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ATTACK AGAINST LABOR STUDY PROGRAMS
The people behind the attack on labor studies don't acknowledge their true target is unions.
By EDUARDO ROSARIO
The 1 percent's attack on labor is multi-faceted.
Our nation's colleges and universities are a key place where the Koch brothers, extremely wealthy families, and U.S. multi-national corporations want to exert their control and influence.
The nation's economic elite donate millions of dollars to higher-education institutions with the understanding that their perspective will be reflected in courses and programs.
The Koch brothers use donations and key connections to amass clout on college campuses, where they spread the gospel of the free market. The money often helps to forward their political goals and to build a "talent pipeline" of libertarian-minded students.
Just as we see the spread of doctrine of neoliberalism - which promotes free trade, privatization, and deregulation - on campuses, we are also witnessing more politically-motivated assaults on labor studies programs through budget cuts and the reduction of staff.
One of the earliest attacks was carried out by former California Gov.
Arnold Schwarzenegger, who in 2008 sought to eliminate all funding for the University of California's Institute for Labor and Employment, which had been denounced by conservatives for being critical of business.
The Washington State Labor Education and Research Center started drawing the ire and attention of the right-wing Freedom Foundation in 2014. It all started because the foundation thought it was inappropriate for the labor center to contract with the Washington State Labor Council to provide education on right-to-work legislation.
Helena Worthen raised the alarm about the attack on labor studies in "The Status of Labor Education in Higher Education in the United States," a study commissioned by the United Association for Labor Education (UALE). Her research documents the right-wing effort to snuff out labor education.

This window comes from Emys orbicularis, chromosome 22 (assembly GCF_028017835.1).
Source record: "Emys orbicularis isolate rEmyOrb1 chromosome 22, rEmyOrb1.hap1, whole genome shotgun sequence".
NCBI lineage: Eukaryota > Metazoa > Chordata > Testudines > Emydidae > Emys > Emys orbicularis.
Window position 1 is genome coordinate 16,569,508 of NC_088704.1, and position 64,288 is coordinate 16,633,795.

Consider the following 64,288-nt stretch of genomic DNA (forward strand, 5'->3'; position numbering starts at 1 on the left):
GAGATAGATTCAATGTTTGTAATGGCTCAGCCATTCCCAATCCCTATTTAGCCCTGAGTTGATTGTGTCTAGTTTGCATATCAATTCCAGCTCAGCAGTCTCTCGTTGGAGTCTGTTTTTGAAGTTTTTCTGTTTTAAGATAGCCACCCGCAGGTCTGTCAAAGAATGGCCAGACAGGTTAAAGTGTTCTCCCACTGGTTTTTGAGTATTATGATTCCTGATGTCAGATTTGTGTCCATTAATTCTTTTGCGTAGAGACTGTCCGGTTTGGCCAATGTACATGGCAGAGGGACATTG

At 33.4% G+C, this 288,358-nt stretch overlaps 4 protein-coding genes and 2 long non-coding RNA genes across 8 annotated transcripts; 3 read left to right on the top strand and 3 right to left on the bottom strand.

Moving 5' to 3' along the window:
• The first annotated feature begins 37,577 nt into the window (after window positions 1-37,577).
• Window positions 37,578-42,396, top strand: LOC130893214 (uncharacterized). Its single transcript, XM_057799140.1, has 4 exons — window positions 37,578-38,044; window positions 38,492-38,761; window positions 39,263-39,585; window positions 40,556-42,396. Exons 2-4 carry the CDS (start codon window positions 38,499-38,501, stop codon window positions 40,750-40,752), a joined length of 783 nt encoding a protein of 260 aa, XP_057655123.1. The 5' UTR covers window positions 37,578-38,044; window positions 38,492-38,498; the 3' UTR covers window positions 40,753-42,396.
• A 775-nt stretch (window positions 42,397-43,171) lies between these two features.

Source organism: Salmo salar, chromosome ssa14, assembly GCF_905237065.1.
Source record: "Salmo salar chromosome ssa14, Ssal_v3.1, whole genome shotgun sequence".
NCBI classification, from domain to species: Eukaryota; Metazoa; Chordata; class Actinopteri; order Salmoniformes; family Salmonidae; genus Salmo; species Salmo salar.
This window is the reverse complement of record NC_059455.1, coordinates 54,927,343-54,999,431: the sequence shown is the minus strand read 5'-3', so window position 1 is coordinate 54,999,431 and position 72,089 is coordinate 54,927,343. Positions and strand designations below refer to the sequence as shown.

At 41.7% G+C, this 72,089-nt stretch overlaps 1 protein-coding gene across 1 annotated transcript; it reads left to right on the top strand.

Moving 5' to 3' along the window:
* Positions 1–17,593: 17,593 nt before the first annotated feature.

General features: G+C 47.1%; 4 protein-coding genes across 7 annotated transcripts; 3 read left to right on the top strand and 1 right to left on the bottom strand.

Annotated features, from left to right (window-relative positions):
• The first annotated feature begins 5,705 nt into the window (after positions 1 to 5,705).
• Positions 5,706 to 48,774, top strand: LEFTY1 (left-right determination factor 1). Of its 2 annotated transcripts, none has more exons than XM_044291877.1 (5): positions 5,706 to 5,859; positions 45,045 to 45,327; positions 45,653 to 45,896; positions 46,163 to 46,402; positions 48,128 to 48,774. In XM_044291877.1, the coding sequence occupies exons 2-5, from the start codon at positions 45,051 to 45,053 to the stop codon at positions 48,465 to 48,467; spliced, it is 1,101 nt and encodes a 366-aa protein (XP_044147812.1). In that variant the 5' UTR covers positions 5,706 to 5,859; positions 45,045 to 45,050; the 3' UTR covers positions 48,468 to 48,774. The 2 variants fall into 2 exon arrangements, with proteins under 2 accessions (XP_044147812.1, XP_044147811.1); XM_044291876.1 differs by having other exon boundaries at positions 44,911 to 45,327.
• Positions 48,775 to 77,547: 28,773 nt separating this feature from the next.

In recent years, the U.S. Chamber of Commerce has collaborated with right-wing think tanks to challenge the work of labor education programs at public colleges and universities, including the Freedom Foundation, Landmark Foundation and the MacIver and Mackinaw centers.
These groups argue that that using public funding to "promote private interests" was incessant. Such accusations are duplicitous as donors mask their corporate and libertarian agenda as a politically neutral philosophy to students.
We need fight back to prevent the right from controlling our higher education institutions and imposing their ideology on our children.
The labor movement occupies a key space in a democratic society. And labor studies programs play an important role within our movement. The people behind the attack on labor studies don't acknowledge their true target is unions.
Labor studies programs go beyond helping us improve our handling of grievances and collective bargaining. These programs help us understand the importance of labor power in our society.
We learn the importance of forging links with the broader community. Furthermore, labor studies help the movement to become more unified so we have one voice.
The Koch brothers and their ilk want to prevent the emergence of a strong progressive social movement that fights for working families. We need to move forward to combat efforts to put worker education and worker rights on the chopping block.
Eduardo Rosario is a grievance representative at AFSCME Local 375, NYC chapter president of the Labor Council for Latin American Advancement (LCLAA), and a fellow at the Cornell University/Worker Institute.